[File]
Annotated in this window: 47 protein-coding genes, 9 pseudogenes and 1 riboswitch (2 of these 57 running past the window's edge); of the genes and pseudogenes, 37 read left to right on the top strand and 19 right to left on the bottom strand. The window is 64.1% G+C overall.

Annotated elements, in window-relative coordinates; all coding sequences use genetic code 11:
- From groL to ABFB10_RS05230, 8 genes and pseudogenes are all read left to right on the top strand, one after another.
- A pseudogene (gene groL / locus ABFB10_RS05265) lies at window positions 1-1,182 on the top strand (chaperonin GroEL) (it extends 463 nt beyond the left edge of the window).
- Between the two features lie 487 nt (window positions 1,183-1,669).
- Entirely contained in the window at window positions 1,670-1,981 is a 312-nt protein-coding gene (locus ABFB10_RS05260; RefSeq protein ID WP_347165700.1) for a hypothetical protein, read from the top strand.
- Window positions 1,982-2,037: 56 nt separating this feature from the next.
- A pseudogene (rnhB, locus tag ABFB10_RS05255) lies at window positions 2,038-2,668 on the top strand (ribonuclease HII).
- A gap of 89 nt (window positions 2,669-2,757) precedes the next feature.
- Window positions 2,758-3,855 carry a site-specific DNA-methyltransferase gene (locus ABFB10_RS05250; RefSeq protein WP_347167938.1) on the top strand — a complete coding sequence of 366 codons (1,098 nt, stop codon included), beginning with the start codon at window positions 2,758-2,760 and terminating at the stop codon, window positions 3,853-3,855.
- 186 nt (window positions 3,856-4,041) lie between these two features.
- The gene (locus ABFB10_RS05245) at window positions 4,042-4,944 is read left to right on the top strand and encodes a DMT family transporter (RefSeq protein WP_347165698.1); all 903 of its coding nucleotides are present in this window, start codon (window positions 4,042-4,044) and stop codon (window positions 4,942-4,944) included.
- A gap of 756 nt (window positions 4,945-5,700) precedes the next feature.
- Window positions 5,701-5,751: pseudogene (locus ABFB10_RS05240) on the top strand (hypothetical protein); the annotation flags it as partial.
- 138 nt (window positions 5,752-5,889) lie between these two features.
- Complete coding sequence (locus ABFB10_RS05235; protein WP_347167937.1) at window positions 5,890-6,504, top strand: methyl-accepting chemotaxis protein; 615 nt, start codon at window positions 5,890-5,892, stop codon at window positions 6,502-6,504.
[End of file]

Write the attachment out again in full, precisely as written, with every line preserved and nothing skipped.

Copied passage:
Annotated in this window: 47 protein-coding genes, 9 pseudogenes and 1 riboswitch (2 of these 57 running past the window's edge); of the genes and pseudogenes, 37 read left to right on the top strand and 19 right to left on the bottom strand. The window is 64.1% G+C overall.

Annotated elements, in window-relative coordinates; all coding sequences use genetic code 11:
- From groL to ABFB10_RS05230, 8 genes and pseudogenes are all read left to right on the top strand, one after another.
- A pseudogene (gene groL / locus ABFB10_RS05265) lies at window positions 1-1,182 on the top strand (chaperonin GroEL) (it extends 463 nt beyond the left edge of the window).
- Between the two features lie 487 nt (window positions 1,183-1,669).
- Entirely contained in the window at window positions 1,670-1,981 is a 312-nt protein-coding gene (locus ABFB10_RS05260; RefSeq protein ID WP_347165700.1) for a hypothetical protein, read from the top strand.
- Window positions 1,982-2,037: 56 nt separating this feature from the next.
- A pseudogene (rnhB, locus tag ABFB10_RS05255) lies at window positions 2,038-2,668 on the top strand (ribonuclease HII).
- A gap of 89 nt (window positions 2,669-2,757) precedes the next feature.
- Window positions 2,758-3,855 carry a site-specific DNA-methyltransferase gene (locus ABFB10_RS05250; RefSeq protein WP_347167938.1) on the top strand — a complete coding sequence of 366 codons (1,098 nt, stop codon included), beginning with the start codon at window positions 2,758-2,760 and terminating at the stop codon, window positions 3,853-3,855.
- 186 nt (window positions 3,856-4,041) lie between these two features.
- The gene (locus ABFB10_RS05245) at window positions 4,042-4,944 is read left to right on the top strand and encodes a DMT family transporter (RefSeq protein WP_347165698.1); all 903 of its coding nucleotides are present in this window, start codon (window positions 4,042-4,044) and stop codon (window positions 4,942-4,944) included.
- A gap of 756 nt (window positions 4,945-5,700) precedes the next feature.
- Window positions 5,701-5,751: pseudogene (locus ABFB10_RS05240) on the top strand (hypothetical protein); the annotation flags it as partial.
- 138 nt (window positions 5,752-5,889) lie between these two features.
- Complete coding sequence (locus ABFB10_RS05235; protein WP_347167937.1) at window positions 5,890-6,504, top strand: methyl-accepting chemotaxis protein; 615 nt, start codon at window positions 5,890-5,892, stop codon at window positions 6,502-6,504.